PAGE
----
PRLog - Feb. 23, 2012 - WASHINGTON -- Jews and Christians will soon prepare to celebrate Passover and Easter in April. And just as Easter has its roots in Passover, so does the Christian New Testament draw on a rich tradition of Jewish literature. In the March/April 2012 issue, now available on newsstands and on the Web, Biblical Archaeology Review (BAR) features an article by Jewish New Testament scholar Amy-Jill Levine, discussing “What Jews (and Christians too) Should Know About the New Testament.” By reading the New Testament, Levine shows, Jews can gain an appreciation of its deep Jewish context. Its sometimes-harsh rhetoric can still be offensive but more understandable as conventional rhetoric of its time, often found in other Jewish situations against fellow religionists. Can an understanding of Jesus the Jew provide a bridge between church and synagogue?
From the text to the trenches: The Philistines hung King Saul’s lifeless, headless body on Beth Shean’s wall, according to the Bible. A major city of King Solomon’s administrative districts was located here too. So what can archaeology tell us about Beth Shean? In “Was King Saul Impaled on the Wall of Beth Shean?” excavator Amihai Mazar reviews 6,000 years of history at the site and shares some of the most fascinating finds, including “grotesque”
Turning next to a region in Jordan, southeast of the Dead Sea amid the barren wilderness in the area the Bible calls Zoar, thousands of human burials (some more than 4,500 years old) have been discovered, making it perhaps the largest burial ground in the ancient world. As archaeologist Konstantinos Politis reveals in “Death at the Dead Sea,” the burials shed light on the panoply of cultures and religions living here from the Early Bronze Age and thereafter, including Nabateans, Jews and Christians. In addition, hundreds of ancient tombstones have been discovered with the burials in Biblical Zoar. The names, epitaphs and decorations of the stones offer an intimate and detailed portrait of Zoar’s thriving Christian and Jewish communities during the Byzantine period, as explained by Steven Fine and Kalliope I. Kritikakou-Nikolaropoulou in “Tales from Tombstones.”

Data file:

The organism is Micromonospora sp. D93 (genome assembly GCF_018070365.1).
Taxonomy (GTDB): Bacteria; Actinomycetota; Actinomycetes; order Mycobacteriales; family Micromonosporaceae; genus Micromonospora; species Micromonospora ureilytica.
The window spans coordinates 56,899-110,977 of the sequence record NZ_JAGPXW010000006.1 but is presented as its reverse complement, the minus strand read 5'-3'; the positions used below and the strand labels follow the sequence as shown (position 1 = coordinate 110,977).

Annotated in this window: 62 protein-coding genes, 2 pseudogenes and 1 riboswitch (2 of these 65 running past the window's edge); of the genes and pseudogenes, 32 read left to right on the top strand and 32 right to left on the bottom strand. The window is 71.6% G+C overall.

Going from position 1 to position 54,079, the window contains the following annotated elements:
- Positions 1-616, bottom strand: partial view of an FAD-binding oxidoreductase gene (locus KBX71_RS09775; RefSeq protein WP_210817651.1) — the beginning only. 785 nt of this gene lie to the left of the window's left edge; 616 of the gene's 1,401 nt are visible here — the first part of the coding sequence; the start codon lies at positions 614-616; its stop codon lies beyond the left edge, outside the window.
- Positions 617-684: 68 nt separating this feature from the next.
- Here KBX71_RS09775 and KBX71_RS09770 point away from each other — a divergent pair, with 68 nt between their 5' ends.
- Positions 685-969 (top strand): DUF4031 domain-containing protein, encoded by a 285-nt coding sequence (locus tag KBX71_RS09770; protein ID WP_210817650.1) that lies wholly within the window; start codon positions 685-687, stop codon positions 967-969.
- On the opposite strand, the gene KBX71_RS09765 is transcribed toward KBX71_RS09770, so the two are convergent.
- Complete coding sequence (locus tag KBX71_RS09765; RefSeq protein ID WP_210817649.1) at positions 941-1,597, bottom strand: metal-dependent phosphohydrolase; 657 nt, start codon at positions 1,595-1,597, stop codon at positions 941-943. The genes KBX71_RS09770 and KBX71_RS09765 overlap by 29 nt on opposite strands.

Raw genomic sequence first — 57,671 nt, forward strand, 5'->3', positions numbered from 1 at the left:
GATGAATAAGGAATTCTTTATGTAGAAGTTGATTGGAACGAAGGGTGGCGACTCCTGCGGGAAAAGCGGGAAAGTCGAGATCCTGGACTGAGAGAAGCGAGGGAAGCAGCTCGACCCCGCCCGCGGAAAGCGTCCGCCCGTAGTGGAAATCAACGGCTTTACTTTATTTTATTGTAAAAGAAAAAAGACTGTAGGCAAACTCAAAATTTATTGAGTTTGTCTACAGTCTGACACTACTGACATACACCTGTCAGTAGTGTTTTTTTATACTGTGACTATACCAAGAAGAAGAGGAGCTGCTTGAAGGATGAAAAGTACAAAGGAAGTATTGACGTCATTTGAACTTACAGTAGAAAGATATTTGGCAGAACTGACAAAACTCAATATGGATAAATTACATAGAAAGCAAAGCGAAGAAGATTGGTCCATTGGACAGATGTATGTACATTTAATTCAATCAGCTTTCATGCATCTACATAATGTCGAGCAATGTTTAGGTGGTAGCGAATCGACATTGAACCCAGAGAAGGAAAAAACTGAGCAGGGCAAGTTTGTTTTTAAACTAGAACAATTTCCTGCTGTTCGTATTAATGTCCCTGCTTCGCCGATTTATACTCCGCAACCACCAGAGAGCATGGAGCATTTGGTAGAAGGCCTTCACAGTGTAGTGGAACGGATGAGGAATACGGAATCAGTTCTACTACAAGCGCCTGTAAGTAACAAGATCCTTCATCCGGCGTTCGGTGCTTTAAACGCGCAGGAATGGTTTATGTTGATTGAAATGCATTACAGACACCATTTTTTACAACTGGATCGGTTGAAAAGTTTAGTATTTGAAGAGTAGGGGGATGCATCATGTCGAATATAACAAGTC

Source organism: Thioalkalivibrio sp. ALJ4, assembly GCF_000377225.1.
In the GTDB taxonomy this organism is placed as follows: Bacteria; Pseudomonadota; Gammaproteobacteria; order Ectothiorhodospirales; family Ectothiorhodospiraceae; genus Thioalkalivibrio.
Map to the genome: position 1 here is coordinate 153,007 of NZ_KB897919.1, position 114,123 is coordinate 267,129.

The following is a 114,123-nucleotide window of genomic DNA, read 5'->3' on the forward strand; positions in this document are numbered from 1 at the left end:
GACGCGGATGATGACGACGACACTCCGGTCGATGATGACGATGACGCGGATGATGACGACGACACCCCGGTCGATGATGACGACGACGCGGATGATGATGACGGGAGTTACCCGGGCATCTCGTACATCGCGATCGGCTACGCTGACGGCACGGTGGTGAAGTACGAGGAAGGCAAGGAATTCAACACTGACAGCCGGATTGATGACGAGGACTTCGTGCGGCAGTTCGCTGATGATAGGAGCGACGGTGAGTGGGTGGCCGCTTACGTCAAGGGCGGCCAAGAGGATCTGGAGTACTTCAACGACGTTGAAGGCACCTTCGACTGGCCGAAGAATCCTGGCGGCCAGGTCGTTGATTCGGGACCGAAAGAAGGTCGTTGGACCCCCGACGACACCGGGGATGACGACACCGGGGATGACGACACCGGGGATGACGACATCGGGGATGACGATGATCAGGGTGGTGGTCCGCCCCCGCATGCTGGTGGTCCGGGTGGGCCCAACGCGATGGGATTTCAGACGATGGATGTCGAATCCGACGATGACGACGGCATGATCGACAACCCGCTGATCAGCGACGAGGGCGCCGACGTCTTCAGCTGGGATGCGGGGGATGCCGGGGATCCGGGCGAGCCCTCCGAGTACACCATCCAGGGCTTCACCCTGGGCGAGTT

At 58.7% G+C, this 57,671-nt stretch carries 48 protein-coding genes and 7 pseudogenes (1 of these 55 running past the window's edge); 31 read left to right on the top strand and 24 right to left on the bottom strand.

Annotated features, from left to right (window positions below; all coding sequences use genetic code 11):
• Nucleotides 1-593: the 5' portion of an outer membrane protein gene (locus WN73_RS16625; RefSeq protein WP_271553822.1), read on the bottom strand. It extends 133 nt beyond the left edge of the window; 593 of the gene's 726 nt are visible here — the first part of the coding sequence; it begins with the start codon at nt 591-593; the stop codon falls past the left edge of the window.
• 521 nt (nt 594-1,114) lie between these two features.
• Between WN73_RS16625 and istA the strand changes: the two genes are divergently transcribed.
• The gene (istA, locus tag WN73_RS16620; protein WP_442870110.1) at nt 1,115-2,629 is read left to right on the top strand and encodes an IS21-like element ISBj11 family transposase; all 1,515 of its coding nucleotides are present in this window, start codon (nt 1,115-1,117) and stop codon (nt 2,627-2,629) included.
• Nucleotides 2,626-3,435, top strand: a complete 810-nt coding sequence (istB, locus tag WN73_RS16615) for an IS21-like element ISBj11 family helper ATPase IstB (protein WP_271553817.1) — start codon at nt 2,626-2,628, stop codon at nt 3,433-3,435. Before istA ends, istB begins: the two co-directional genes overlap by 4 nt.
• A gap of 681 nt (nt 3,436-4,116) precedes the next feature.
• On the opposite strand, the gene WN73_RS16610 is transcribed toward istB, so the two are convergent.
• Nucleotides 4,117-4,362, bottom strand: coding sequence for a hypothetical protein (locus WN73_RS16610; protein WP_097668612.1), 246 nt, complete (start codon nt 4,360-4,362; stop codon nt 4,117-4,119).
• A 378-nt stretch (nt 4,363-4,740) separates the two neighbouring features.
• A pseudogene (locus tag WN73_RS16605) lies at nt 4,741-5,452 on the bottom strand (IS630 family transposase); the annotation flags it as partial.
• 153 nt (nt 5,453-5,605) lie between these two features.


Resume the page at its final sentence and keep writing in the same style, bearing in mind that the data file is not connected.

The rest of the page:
Online at Bible History Daily, read up on the Dead Sea museum Konstantinos Politis is opening, and access daily articles on key Biblical archaeology topics, the latest news, book reviews and dozens of free eBooks. There are also updates in the Scholar’s Study about whether Biblical minimalism is really dead. The Find a Dig site has comprehensive info about dozens of excavation opportunities this summer, as well as scholarships and a free eBook about the dig volunteer experience. And the BAS Library features easy access to all footnoted articles in BAR Notables and new Special Collections each month.
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The Biblical Archaeology Society (BAS) was founded in 1974 as a nonprofit, nondenominational, educational organization dedicated to the dissemination of information about archaeology in the Bible lands.